Vancouver is increasingly covered with graffiti. Even our garage door has not been exempt. Jesse Read recently introduced me to thinking about spontaneous graffiti, and particularly layers of graffiti, as quarries for lines and shapes which can be viewed as abstract art. His website gives some exciting examples of his thinking in this genre of art.
Jesse and I have now gone on several graffiti shoots in one of Vancouver's downtown alleys. The high walls on the alley's north side have been made legally available to spray painters, most of whom undoubtedly began years ago as taggers (signing their signatures everywhere imaginable) and then slowly worked their way up the ladder. Since this art is in the international style of spray painting, using gestures and idioms found throughout Europe and North America, I am not including it as graffiti. The alley's southern wall, on the other hand, exhibits a mixture of rival claims for turf, the contributions of many taggers, the remnants of posters, rusting staples, old telephone poles, and an emerging First Nations mural.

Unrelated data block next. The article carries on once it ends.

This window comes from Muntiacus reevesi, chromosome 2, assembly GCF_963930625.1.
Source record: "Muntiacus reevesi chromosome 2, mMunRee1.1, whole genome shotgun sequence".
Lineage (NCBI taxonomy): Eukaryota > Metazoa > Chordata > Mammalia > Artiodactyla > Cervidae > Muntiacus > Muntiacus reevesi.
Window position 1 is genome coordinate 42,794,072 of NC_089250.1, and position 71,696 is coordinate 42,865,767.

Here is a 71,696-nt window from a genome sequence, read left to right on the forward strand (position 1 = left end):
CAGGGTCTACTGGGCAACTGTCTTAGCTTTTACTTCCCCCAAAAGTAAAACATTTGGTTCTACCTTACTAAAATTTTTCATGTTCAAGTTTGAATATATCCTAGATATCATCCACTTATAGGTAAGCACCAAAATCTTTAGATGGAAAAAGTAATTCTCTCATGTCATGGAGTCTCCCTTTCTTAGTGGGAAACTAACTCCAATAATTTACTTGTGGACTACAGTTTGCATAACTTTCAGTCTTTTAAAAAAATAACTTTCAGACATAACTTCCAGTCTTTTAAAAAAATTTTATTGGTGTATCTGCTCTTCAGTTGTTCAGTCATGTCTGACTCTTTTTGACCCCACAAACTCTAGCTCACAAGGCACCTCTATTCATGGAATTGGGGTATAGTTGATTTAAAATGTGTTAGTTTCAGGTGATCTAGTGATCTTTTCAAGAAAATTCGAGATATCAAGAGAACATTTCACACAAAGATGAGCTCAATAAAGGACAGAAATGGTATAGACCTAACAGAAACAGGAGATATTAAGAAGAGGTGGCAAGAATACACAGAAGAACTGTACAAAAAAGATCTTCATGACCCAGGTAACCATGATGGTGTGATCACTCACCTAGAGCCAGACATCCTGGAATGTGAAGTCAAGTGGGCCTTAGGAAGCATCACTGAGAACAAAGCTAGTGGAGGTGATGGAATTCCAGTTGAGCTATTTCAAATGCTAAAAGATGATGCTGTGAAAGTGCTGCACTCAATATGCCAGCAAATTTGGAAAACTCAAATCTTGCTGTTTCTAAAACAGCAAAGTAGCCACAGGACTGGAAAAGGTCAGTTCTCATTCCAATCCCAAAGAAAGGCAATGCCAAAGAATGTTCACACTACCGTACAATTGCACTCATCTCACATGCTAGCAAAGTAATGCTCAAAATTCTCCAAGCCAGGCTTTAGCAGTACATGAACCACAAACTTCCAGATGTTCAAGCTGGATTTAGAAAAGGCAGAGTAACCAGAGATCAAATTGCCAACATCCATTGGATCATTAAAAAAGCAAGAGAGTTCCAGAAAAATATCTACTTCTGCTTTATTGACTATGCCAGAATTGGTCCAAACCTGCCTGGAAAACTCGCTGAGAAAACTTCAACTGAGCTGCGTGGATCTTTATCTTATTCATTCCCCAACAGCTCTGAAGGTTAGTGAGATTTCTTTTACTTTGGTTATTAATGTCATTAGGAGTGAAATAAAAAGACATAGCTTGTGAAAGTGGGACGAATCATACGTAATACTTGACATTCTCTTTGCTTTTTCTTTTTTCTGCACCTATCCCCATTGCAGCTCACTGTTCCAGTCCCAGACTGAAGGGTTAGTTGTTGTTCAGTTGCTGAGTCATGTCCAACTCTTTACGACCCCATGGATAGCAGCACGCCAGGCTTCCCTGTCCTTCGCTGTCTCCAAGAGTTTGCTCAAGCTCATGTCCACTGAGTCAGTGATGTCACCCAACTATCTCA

These photographs were taken jointly by Jesse and me with my equipment as we talked about what we were discovering, what might be worth recording, what constitutes art, and the techniques of photographing this type of work. [I have since added some more photographs of Graffiti in downtown Vancouver, part 2.]